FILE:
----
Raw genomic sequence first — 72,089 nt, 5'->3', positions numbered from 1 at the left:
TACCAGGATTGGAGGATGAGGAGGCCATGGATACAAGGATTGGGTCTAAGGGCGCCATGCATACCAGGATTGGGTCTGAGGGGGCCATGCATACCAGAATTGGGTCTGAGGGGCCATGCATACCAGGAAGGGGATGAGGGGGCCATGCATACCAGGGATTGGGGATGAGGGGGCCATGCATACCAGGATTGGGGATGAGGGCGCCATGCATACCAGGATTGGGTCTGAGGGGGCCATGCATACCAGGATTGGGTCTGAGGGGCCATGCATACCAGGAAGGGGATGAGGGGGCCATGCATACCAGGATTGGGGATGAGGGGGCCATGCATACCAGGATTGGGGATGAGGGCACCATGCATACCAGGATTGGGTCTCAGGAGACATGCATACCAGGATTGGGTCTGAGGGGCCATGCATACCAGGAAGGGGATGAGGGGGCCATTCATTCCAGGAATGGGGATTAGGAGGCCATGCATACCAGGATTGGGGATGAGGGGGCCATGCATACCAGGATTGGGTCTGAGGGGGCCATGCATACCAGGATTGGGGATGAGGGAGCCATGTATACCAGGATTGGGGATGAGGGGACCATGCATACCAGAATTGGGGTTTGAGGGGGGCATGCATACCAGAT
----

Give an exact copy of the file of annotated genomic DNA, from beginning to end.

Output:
Raw genomic sequence first — 72,089 nt, 5'->3', positions numbered from 1 at the left:
TACCAGGATTGGAGGATGAGGAGGCCATGGATACAAGGATTGGGTCTAAGGGCGCCATGCATACCAGGATTGGGTCTGAGGGGGCCATGCATACCAGAATTGGGTCTGAGGGGCCATGCATACCAGGAAGGGGATGAGGGGGCCATGCATACCAGGGATTGGGGATGAGGGGGCCATGCATACCAGGATTGGGGATGAGGGCGCCATGCATACCAGGATTGGGTCTGAGGGGGCCATGCATACCAGGATTGGGTCTGAGGGGCCATGCATACCAGGAAGGGGATGAGGGGGCCATGCATACCAGGATTGGGGATGAGGGGGCCATGCATACCAGGATTGGGGATGAGGGCACCATGCATACCAGGATTGGGTCTCAGGAGACATGCATACCAGGATTGGGTCTGAGGGGCCATGCATACCAGGAAGGGGATGAGGGGGCCATTCATTCCAGGAATGGGGATTAGGAGGCCATGCATACCAGGATTGGGGATGAGGGGGCCATGCATACCAGGATTGGGTCTGAGGGGGCCATGCATACCAGGATTGGGGATGAGGGAGCCATGTATACCAGGATTGGGGATGAGGGGACCATGCATACCAGAATTGGGGTTTGAGGGGGGCATGCATACCAGAT